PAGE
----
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Celebrating Disability Pride Month!

This month we've changed up our logo, to celebrate Disability Pride Month.


Last month we displayed our LGBT+ Pride logo on social media, to show our support, solidarity, allyship and welcoming of everyone who identifies under the banner. While this version of our logo will only be up during Pride month, the ethos remains true for us all year long!


This month we have a new logo, to celebrate Disability Pride Month:

Sheffield Me & Fibromyalgia Group's spiral circle logo in white, on top of the Disability Pride Month flag. The flag is charcoal, with top left to bottom right stripes in muted shades of red, yellow, white, blue and green.
Sheffield ME & Fibromyalgia Group's logo, combined with the Disability Pride flag.

In this blog post (adapted from a post last year) we talk about the history and meaning of Disability Pride Month, and what it means to us as a charity. We hope you find it interesting - get in touch to let us know your thoughts!


History

July was chosen as Disability Pride month after US President George H.W. Bush signed the Americans with Disabilities Act (ADA) into law on July 26, 1990. The first Disability Pride parade was held in Boston, Massachusetts that same year. In the UK, a Disability Pride event has been held in Brighton every year since 2017, though it moved online during the Covid pandemic. You can find out more here and here.


Flag

The flag we have incorporated into our logo was designed in 2021 by disabled artist Ann Magill, and is the second version of the flag that she first designed in 2019. The original design featured bold bright colours and a jagged zig-zag stripe, but it was noted that this design wasn't accessible to some disabled people, so it has since been redesigned with muted colours and a straight stripe:

The Disability Pride Month flag. The flag is charcoal, with top left to bottom right stripes in muted shades of red, yellow, white, blue and green.
Visually Safe Disability Pride Flag, created by Ann Magill in 2021

All aspects of the design carry meaning:

  • Charcoal background - mourning for all those who’ve suffered abuse and violence, because of ableism

  • Striped band - the barriers that disabled people have to cross every day, and and the ingenuity they illustrate when navigating those barriers

  • Red stripe - physical disabilities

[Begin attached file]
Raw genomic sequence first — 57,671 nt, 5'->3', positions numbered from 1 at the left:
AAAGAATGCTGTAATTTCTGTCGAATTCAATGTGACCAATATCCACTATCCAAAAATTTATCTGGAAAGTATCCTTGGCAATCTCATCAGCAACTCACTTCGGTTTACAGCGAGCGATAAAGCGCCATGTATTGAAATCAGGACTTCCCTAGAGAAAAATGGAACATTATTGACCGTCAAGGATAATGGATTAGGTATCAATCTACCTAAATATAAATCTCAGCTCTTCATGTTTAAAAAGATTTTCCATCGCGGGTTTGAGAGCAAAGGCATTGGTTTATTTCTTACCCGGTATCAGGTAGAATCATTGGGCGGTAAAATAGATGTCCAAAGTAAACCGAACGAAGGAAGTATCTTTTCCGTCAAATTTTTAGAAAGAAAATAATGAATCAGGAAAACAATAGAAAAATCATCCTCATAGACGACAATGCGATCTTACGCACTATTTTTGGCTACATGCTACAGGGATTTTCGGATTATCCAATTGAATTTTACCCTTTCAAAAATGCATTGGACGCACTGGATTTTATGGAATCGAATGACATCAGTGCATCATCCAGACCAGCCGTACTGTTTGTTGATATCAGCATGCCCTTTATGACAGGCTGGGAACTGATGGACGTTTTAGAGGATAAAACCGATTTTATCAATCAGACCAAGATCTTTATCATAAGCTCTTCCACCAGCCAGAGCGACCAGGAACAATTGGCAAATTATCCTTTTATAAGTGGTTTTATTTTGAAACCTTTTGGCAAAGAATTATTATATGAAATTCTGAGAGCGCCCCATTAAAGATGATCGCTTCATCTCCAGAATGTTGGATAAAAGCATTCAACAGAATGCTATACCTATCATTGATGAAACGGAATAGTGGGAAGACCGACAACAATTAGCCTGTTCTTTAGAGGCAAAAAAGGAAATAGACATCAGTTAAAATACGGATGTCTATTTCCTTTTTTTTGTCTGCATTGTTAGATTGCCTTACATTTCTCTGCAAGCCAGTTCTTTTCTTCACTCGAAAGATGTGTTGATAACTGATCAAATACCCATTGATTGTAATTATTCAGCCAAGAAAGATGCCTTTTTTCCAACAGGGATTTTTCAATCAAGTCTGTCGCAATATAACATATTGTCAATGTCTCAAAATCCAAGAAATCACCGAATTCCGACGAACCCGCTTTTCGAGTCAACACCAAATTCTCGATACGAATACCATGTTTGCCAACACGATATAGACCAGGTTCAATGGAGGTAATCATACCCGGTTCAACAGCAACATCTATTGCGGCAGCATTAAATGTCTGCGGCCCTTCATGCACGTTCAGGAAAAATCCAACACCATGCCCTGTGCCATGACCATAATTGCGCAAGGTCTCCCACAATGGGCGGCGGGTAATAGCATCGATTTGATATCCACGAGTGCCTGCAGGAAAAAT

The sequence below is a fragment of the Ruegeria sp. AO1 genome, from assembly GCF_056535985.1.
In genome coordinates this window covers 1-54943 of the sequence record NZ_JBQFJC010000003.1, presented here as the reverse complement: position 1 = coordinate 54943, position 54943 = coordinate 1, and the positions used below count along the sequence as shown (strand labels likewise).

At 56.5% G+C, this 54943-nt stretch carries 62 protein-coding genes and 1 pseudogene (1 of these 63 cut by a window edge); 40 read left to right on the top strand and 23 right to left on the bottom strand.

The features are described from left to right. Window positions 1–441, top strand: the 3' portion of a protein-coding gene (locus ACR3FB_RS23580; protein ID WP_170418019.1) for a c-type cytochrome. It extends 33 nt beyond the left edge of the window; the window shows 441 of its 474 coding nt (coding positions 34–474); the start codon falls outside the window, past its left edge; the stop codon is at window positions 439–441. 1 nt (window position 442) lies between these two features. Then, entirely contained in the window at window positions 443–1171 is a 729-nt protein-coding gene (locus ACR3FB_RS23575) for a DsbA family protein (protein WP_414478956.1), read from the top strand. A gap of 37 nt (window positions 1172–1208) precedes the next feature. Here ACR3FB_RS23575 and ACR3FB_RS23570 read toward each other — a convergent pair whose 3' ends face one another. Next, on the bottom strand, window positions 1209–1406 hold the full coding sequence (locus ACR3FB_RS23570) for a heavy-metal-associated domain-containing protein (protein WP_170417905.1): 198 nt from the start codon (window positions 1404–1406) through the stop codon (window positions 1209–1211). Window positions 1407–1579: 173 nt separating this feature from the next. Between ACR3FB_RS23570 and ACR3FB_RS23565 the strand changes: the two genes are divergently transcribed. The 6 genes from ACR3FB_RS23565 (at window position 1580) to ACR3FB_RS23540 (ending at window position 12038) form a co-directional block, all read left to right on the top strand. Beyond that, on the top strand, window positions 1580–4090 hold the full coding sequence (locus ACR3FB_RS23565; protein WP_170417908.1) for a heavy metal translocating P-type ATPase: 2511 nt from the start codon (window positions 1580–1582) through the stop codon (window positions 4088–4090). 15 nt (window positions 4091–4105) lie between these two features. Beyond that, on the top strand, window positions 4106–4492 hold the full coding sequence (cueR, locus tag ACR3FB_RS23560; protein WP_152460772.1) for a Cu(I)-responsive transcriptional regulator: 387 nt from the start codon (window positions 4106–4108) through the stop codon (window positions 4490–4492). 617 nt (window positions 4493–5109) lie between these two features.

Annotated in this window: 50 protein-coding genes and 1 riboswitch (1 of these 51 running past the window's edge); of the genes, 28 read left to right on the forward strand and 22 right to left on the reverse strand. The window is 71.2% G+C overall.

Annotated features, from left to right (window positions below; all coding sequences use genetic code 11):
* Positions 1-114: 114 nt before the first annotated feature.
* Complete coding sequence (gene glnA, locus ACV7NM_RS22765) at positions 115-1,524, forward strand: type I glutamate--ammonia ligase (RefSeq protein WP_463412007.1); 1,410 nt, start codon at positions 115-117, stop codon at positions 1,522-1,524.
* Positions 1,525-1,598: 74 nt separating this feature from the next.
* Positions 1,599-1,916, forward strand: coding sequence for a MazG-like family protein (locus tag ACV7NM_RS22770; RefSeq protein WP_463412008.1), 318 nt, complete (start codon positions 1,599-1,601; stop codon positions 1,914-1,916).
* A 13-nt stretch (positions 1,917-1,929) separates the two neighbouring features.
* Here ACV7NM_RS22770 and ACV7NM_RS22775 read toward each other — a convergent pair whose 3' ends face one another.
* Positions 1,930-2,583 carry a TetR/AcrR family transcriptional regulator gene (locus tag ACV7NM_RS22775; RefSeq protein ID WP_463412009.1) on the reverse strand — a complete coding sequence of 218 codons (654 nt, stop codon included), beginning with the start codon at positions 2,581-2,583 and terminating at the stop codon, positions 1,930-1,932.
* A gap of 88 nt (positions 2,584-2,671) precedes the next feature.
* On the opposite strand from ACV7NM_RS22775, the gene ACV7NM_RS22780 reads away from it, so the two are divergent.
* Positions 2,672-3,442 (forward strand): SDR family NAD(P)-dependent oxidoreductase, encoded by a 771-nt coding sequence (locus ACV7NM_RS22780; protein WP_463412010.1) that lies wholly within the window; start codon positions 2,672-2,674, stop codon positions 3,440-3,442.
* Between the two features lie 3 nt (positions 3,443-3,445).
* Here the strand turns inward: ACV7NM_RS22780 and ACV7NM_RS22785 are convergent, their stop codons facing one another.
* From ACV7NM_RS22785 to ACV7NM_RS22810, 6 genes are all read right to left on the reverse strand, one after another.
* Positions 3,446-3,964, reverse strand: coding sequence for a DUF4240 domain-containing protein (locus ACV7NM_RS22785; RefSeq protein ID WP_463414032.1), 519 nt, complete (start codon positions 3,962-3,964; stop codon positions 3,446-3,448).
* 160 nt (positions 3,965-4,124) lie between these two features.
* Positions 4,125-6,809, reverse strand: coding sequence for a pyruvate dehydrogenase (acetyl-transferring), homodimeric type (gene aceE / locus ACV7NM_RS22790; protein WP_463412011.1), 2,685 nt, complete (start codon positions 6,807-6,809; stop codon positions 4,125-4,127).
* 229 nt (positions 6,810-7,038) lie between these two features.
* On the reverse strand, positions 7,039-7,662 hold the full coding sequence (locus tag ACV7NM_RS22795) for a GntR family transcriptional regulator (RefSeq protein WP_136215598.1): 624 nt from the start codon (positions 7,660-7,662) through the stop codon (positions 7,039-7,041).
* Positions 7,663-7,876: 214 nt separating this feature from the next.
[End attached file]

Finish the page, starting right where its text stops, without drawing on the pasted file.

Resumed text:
• Gold stripe - cognitive and intellectual disabilities, and neurodiversities

  • Light grey stripe - invisible and undiagnosed disabilities

  • Blue stripe - mental illness

  • Green stripe - sensory perception disabilities

Our pride

Under the UK Equality Act 2010, you’re considered disabled "if you have a physical or mental impairment that has a ‘substantial’ and ‘long-term’ negative effect on your ability to do normal daily activities". That means for many people with ME/CFS, Fibromyalgia and Long Covid, their conditions are disabling.


The term 'disabled' can carry a lot of weight and historical stigma in our society, and as a result many don't feel comfortable applying the word to themselves. That's okay, and there's no obligation to do so if it doesn't feel right for you. But equally, many find it empowering to use the term as a form of ownership over their life experiences,


At Sheffield ME and Fibromyalgia Group, our priority is to support people in the area living with these conditions and Long Covid, and also to raise awareness about the impact they have on peoples' lives. As part of that, we recognise and want to raise awareness that these illnesses can be disabling.


We don't think society, press or healthcare should shame people for the impact it has on their lives. We don't think people should feel pressured to hide the impact of these conditions. And we want to continue fighting so that all those affected get the belief, support, research and treatment we deserve.


That's why we are proud to celebrate Disability Pride Month!
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